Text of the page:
Jane Fonda. Lily Collins. Demi Lovato. Elton John. Kesha. Zayn Malik. Zoe Kravitz. Hillary Duff. Russell Brand. Shawn Johnson. These are only a handful of Hollywood’s stars who have opened up and spoken out about their struggle with eating disorders. Bulimia and anorexia are often associated with celebrity culture, but the reality is that they afflict as many as 30 million regular people.
Eating disorders are characterized by a distorted view of one’s own body shape and size along with irregular, compulsive, and unhealthy eating habit. Some may mischaracterize them as a pick or finicky stage in a teen’s life, but they are harmful, possibly even deadly, psychiatric disorders.
Yet, only about 10 percent of people receive the treatment they need for anorexia or bulimia. And these have effective interventions. Psychological treatments and medical treatments can be combined and tailored to individual needs. Getting started may be as simple as asking for help.
If you are struggling with disordered eating, know that the therapists and psychologists at Thriveworks Richmond are ready to help. We have helped many people find the holistic treatment they need to break free from anorexia or bulimia.
Identifying Anorexia and Bulimia
There are many types of eating disorders, but anorexia and bulimia may be the most well-known. Abnormal eating habits and acute anxiety about one’s body weight are symptoms of any eating disorder. They typically surface during teen or young adult years, but people of all ages can have an eating disorder, as can both men and women. PTSD, other anxiety disorders, and depression often co-occur with eating disorders.
Anorexia and bulimia share many characteristics, but they are separate disorders and diagnoses.
The Diagnostic and Statistical Manual of Mental Disorders, Fifth Edition (DSM-5) identifies anorexia nervosa (most often called simply anorexia) with the following characteristics:
- Irrational and severe fear of weight gain that leads a person to obstruct healthy weight maintenance and gain.
- Feelings of disgust for one’s body weight and size with an inability to perceive one’s low body weight.
- Intentionally reducing food consumption so that a substantially lower body weight results (in relationship to healthy standards for one’s age, sex, developmental trajectory, and physical health).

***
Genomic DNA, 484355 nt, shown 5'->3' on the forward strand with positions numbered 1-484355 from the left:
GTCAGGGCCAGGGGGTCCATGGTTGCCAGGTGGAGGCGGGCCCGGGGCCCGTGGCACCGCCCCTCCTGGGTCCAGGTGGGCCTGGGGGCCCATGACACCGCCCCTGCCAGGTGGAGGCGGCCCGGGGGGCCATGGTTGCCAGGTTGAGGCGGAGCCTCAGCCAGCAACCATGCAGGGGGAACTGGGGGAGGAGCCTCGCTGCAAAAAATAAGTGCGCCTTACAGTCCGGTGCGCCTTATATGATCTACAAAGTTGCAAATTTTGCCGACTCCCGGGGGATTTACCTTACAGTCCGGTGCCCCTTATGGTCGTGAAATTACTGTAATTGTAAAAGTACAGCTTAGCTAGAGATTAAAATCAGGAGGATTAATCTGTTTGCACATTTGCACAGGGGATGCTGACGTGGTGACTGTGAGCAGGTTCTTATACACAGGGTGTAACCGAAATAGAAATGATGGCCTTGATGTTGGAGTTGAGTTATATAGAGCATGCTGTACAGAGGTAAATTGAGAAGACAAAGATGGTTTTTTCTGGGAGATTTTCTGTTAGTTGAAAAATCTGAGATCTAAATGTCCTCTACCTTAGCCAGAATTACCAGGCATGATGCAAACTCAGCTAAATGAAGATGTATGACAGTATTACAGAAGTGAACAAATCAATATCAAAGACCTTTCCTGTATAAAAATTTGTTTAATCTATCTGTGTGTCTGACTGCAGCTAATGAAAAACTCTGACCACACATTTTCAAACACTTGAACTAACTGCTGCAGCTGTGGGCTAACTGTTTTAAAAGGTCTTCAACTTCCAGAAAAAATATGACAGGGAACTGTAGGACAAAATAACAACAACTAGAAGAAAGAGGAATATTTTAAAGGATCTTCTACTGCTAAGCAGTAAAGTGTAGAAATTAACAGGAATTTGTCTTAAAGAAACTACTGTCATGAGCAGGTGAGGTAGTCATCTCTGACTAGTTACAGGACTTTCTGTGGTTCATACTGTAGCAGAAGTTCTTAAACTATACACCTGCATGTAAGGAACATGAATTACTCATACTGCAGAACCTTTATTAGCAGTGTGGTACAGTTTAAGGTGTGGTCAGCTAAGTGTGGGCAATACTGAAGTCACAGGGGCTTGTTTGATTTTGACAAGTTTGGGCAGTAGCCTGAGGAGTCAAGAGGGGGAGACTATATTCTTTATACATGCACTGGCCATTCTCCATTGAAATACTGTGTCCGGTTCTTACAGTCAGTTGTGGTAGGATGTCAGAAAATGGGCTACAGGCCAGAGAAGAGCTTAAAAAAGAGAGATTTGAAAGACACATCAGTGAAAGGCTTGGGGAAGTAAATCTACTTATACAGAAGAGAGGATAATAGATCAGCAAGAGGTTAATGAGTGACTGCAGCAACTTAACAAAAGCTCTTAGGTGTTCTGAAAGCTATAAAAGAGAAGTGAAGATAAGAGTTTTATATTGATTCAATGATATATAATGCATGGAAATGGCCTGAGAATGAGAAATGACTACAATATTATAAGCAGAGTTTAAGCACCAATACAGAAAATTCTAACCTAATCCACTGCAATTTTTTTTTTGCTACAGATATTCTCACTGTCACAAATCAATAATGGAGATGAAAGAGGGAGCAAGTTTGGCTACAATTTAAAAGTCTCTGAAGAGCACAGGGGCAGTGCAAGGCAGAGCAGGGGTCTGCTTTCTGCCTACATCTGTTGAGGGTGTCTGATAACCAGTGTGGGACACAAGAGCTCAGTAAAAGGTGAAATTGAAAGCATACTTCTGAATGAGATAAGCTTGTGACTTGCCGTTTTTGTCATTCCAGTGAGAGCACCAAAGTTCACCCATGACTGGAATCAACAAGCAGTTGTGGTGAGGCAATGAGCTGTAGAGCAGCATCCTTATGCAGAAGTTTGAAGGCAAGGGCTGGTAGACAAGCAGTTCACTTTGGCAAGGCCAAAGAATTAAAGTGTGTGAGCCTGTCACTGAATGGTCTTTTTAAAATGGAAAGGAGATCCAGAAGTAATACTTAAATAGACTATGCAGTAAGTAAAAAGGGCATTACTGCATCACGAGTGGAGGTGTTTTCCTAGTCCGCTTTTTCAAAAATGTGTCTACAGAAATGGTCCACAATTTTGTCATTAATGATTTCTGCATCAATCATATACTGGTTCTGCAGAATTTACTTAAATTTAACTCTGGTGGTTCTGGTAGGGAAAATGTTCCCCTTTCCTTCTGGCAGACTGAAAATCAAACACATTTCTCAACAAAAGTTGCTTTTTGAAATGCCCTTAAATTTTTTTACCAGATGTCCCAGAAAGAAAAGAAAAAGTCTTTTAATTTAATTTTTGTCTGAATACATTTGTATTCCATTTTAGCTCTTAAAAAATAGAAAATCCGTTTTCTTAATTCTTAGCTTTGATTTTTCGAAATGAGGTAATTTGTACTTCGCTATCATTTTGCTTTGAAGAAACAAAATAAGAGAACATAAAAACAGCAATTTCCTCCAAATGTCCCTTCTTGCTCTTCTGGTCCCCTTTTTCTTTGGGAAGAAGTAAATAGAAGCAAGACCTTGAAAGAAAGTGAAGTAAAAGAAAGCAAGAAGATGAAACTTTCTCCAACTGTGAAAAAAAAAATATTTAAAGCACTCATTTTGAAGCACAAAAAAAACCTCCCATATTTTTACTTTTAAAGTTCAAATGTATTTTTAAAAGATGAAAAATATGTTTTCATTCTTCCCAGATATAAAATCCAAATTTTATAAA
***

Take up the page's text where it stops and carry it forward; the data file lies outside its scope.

The DSM-5 identifies bulimia nervosa (most often called simply bulimia) with the following characteristics:
- One’s body weight and size dominates one’s self-perception.
- Repeated times of binge eating that involve…
- Eating more food than most people could eat during the same circumstances and time period.
- Losing control over food consumption during the binge.
- Repeated behaviors that attempt to compensate for food intake such as self-induced vomiting; misuse of medications such as diuretics and laxative; fasting too long and too often; exercising in an extreme manner.
How Do Anorexia and Bulimia Develop?
The specific causes that may lead to anorexia and bulimia developing in a person are often person and even intimate. Each case is unique. And yet, mental health professionals speak generally about two categories into which these causes fall: environmental causes and biological causes:
- There are many examples of environmental causes, including living in an environment engrossed with unrealistic beauty, thinness, and body type; childhood trauma; peer pressure to appear a particular way; family trauma.
- There are many examples of biological causes, including a genetic predisposition, irregular hormone functions, and nutritional deficiencies.
Co-occurring Physical Health Problems
Just as mental health problems can occur alongside of bulimia and anorexia, so can physical health problems. Cultural values, unfortunately, can confuse the concepts of a slim or sculpted body with a healthy body. Healthy does not always means skinny, and skinny does not always mean healthy. Anorexia and bulimia often come with and cause a host of physical health problems.
Anorexia holds the highest death rate of any psychiatric disorder. A low heart rate, abnormal heart beat, low blood pressure, increased risk of heart failure and disease, infertility, disruptions in the menstrual cycle, disruptions in the endocrine system, premature osteoporosis, low white blood cell counts, anemia, kidney damage, and ultimately death can also occur with anorexia.
Ulcers, gastroesophageal reflux disease, tooth decay, gastric rupture, constipation, kidney damage, electrolyte imbalance, and heart failure can occur with bulimia.
Treating Anorexia and Bulimia
Thriveworks Richmond provides treatment for anorexia and bulimia. Our therapists and psychologists offer holistic care, and we have helped many clients receive the psychological and medical care they need.
Calling to schedule treatment can feel overwhelming, and we want to give each client support, even from the first time they dial our office. If you call to schedule therapy for anorexia and bulimia, a person will answer and find an appointment that is convenient for you. We offer evening and weekend appointments, and many clients see their counselor within 24 hours of their first call. We also accept many forms of insurance.
Effective interventions for bulimia and anorexia are available. You do not have to fight them by yourself. Call Thriveworks Richmond to get started.